I’m impressed

I just finished another Lynn Cahoon Tourist Trap mystery:  TEACUPS AND CARNAGE.  I really enjoyed it.  And it proved that all of the truths that I’d stashed in my tiny little brain about writing could be laughed at.

This book, according to every article I’ve ever read about writing, did everything wrong.  And I loved it.  Jill, who runs the coffee shop in the Tourist Trap series, is the protagonist, and she’s DETERMINED not to get involved in another murder investigation in South Cove.  Her boyfriend, Greg, who’s the law enforcer for the area, is tired of having to rescue her when she figures out who the real killer is and ends up in their crosshairs.

But people come to her coffee shop and keep telling her things that pertain to the murder.  The woman who owns the new shop across the street from hers brings her problems to Jill.  This means that Jill REACTS to everything she’s trying to stay out of.  She’s NOT actively trying to investigate.  But she can’t help but be involved.  A whole lot of the plot; therefore, doesn’t revolve around Jill trying to solve the murder.  It deals with how busy Jill is with everything during summer in South Cove.  So busy that murder is pushed to the fringes of her life.

But readers STILL know that Jill’s going to be involved in solving the case.  It’s a pretty clever device, to be honest.  The reader finds herself busier trying to solve the case than Jill (supposedly) is.  I was impressed.

Of course, at the end, Greg still has to rescue Jill. but it’s totally not her fault this time.  And the ending is pretty upbeat.  I really enjoyed this book.  I try to learn something from every book I read, but this time, I don’t think I could pull her gimmick off.  But it worked.  Kudos to Lynn Cahoon.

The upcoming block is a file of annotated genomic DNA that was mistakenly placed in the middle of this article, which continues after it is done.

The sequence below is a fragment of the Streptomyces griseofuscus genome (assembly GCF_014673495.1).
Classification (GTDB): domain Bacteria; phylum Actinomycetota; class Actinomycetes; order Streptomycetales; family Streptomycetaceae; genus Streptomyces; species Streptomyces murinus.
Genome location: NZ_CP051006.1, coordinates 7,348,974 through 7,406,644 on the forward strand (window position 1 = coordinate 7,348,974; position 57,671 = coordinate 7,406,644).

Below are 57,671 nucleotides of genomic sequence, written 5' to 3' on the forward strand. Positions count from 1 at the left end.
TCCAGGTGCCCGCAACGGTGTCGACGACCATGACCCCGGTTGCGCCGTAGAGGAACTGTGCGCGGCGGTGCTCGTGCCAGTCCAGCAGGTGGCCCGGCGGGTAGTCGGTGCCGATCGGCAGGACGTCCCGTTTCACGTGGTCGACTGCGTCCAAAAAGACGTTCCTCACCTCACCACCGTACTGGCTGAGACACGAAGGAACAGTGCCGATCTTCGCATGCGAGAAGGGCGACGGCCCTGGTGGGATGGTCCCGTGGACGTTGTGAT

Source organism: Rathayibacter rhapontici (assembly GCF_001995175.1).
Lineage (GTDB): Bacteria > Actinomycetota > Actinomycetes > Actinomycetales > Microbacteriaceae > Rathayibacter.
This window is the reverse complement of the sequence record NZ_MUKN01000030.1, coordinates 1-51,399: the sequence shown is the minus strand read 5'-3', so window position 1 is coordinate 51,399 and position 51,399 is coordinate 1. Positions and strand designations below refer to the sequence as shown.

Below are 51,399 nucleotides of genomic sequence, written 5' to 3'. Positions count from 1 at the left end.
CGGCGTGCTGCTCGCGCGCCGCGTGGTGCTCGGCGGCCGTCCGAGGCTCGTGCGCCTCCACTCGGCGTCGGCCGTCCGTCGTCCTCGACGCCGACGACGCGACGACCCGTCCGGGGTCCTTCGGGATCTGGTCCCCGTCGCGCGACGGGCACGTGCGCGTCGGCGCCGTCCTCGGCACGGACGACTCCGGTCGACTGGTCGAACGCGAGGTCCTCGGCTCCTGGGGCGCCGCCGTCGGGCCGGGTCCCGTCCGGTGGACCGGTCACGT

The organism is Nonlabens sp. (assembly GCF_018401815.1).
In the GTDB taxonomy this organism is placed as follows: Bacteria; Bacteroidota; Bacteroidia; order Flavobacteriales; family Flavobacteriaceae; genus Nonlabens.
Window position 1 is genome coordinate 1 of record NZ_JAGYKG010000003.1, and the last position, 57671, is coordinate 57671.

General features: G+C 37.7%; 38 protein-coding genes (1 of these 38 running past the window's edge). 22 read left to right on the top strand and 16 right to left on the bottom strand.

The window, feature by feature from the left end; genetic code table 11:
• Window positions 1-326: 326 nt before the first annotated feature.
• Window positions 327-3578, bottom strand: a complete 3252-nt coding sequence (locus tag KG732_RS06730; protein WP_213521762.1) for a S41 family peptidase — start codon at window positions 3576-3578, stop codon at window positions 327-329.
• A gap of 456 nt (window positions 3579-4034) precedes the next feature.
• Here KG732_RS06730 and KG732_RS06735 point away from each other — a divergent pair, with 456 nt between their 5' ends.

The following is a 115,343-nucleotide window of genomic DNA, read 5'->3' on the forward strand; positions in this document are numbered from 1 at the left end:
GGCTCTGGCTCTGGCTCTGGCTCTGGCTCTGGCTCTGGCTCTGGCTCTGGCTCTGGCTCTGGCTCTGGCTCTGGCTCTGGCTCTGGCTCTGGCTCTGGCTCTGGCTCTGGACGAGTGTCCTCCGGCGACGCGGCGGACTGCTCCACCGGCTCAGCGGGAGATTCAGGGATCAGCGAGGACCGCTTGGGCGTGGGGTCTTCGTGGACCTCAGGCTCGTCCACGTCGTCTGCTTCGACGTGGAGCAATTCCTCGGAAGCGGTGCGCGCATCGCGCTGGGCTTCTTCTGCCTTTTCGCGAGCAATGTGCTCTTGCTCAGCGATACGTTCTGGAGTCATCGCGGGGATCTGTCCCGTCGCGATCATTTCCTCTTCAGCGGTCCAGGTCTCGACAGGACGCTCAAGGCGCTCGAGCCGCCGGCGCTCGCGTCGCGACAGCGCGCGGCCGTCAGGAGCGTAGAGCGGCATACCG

Yippee!

I finished the rewrites of my Muddy River short read.  It ended up being a little over 15,000 words, so an Amazon 90-minute read.  On top of that, I designed a cover I like for it.  This story did exactly what I wanted it to do.  It put my mind in a whole different mode than writing mysteries.  I think I’ve found something that works for me.  There’s no guarantee that Muddy River will ever be a success, but it lets me write with a lot more freedom than mysteries do.  So I’m going to keep doing it between each mystery novel I finish.  I should be ready to put it up soon, so here goes:

BOUNTY HUNTED--Muddy River cover--4.5

Muddy River’s charming bartender, Derek–a powerful vampire–left New York centuries ago to escape his succubus lover, Allure.  He moved to Muddy River and eventually mated with Prim Tallow, a Fae.  But Allure’s finally found him, knows where he lives.  And she wants him back.

 

The Building Blocks of Story: Scenes

Great writing advice from Staci Troilo at Story Empire

Story Empire

Ciao, SEers. Last time, we discussed Dwight Swain’s concepts of scenes and sequels. (If you missed that post, you can find it here.) Remember, a chapter’s scenes can be one of two things, a scene or a sequel. Today, we’re going to go deeper into the concept of scenes.

What are scenes?

Scenes are the “proactive” units of a story. They introduce and advance goals, conflicts, and disasters. Scenes should have all three items before advancing to the following sequel. Why must they include all three? Because all three are necessary for tension. And without tension, there’s no reason for a reader to turn the page.

Goals:

A goal is simply what your POV character desires. It could be:

  • an object (the Holy Grail)
  • a position (POTUS)
  • a state of being (overcome an injury)
  • a change in status (going from captive to freedom)

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A Teaser

This is a short snippet from the Muddy River I’m working on now:  BOUNTY HUNTED.  (That’s the working title.  It may change):

Derek loaded his arms with boxes of potion to carry to his SUV. I hurried to open its rear door for him, but before we reached the corner of the house, Claws sprang to his feet and raced to stand in front of me, a low growl starting deep in his throat.

“Hold on a minute,” I warned Derek. “Something’s wrong.” As soon as I paused, I felt a shift in the magic in the air. What it could be, I had no idea. No enemy could cross the wards my witches and I had placed around the entire town.